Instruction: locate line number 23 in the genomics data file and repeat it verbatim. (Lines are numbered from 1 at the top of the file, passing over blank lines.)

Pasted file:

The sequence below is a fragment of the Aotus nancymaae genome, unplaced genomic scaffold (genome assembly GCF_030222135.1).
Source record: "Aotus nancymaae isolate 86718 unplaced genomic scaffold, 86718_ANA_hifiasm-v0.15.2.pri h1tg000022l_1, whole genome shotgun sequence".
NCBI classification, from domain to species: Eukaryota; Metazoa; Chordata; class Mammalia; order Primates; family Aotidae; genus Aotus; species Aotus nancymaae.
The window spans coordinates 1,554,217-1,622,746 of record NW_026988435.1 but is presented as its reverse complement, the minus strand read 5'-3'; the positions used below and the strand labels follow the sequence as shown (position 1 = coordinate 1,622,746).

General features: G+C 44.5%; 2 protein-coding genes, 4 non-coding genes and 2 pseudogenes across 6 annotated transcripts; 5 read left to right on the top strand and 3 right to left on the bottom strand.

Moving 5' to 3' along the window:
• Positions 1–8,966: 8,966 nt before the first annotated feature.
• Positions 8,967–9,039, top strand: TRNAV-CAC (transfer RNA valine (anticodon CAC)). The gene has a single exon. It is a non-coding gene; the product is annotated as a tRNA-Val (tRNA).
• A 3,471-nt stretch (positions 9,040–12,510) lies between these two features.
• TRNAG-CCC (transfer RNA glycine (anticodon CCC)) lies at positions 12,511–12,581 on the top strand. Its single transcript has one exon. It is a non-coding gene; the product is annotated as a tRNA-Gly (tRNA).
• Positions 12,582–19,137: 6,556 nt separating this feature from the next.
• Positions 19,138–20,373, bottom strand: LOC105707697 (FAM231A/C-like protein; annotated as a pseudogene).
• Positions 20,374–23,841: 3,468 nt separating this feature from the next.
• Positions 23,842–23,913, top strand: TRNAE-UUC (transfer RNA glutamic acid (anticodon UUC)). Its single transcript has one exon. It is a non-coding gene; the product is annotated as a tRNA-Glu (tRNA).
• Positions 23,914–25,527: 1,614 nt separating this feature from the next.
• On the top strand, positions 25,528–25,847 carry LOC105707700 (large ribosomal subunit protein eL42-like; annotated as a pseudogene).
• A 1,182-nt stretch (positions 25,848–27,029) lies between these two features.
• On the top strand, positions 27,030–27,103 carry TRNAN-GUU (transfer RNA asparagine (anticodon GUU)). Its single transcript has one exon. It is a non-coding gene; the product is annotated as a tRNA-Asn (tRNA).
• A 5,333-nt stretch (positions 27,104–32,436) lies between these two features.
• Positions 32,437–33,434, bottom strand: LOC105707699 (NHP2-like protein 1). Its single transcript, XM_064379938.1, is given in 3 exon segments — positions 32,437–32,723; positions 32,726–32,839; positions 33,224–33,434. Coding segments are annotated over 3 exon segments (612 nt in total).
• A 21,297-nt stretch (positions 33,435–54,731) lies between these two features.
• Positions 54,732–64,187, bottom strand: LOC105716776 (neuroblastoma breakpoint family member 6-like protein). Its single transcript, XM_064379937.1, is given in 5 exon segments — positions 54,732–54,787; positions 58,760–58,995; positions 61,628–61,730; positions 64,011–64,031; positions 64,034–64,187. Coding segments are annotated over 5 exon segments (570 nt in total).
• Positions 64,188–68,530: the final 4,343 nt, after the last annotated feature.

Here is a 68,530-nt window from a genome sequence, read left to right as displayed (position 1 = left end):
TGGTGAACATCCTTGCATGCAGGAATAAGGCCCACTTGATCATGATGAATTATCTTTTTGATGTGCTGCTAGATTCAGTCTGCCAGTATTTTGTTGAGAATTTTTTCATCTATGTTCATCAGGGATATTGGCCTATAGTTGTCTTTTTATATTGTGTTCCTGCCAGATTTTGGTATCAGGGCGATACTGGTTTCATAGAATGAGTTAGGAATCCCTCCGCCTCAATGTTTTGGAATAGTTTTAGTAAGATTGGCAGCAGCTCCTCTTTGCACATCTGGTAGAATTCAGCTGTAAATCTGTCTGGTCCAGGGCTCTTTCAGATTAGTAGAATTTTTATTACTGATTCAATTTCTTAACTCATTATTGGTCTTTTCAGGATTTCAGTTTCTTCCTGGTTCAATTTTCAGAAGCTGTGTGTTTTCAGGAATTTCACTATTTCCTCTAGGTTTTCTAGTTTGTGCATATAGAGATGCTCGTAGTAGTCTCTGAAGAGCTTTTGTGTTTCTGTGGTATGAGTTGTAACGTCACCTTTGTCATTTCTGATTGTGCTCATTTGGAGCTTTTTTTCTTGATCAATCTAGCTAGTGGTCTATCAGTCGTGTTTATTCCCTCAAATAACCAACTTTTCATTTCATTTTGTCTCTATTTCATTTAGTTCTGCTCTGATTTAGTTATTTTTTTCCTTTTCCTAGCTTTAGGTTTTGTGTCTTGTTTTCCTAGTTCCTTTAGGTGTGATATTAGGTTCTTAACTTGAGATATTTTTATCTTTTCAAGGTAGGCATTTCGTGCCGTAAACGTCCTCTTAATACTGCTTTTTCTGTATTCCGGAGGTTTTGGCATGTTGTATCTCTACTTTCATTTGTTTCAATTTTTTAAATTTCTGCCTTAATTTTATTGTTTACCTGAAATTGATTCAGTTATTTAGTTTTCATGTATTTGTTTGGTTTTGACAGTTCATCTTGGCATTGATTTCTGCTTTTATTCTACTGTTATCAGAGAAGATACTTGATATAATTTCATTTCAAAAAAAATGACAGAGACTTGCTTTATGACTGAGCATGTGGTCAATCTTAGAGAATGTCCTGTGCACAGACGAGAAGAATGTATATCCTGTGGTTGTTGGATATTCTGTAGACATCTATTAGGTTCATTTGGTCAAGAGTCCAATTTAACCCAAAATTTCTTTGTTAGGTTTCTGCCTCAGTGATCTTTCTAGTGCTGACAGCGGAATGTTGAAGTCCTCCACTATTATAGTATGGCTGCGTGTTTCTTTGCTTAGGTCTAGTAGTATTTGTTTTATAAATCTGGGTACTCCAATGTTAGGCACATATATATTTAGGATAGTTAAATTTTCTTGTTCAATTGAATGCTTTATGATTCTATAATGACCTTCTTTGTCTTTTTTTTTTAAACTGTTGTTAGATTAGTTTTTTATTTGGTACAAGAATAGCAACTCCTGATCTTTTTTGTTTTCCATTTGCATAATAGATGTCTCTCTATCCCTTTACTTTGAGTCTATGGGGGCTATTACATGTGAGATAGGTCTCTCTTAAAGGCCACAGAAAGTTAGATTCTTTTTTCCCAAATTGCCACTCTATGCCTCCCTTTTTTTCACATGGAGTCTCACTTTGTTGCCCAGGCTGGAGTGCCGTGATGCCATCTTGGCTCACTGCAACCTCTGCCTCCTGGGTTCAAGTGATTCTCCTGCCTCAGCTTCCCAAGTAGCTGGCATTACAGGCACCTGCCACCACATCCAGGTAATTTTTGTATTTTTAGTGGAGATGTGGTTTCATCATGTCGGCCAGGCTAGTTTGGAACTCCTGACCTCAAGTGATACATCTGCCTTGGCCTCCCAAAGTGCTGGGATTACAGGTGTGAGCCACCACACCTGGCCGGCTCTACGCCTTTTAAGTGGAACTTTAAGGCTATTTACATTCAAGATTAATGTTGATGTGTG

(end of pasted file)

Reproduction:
• Positions 64,188–68,530: the final 4,343 nt, after the last annotated feature.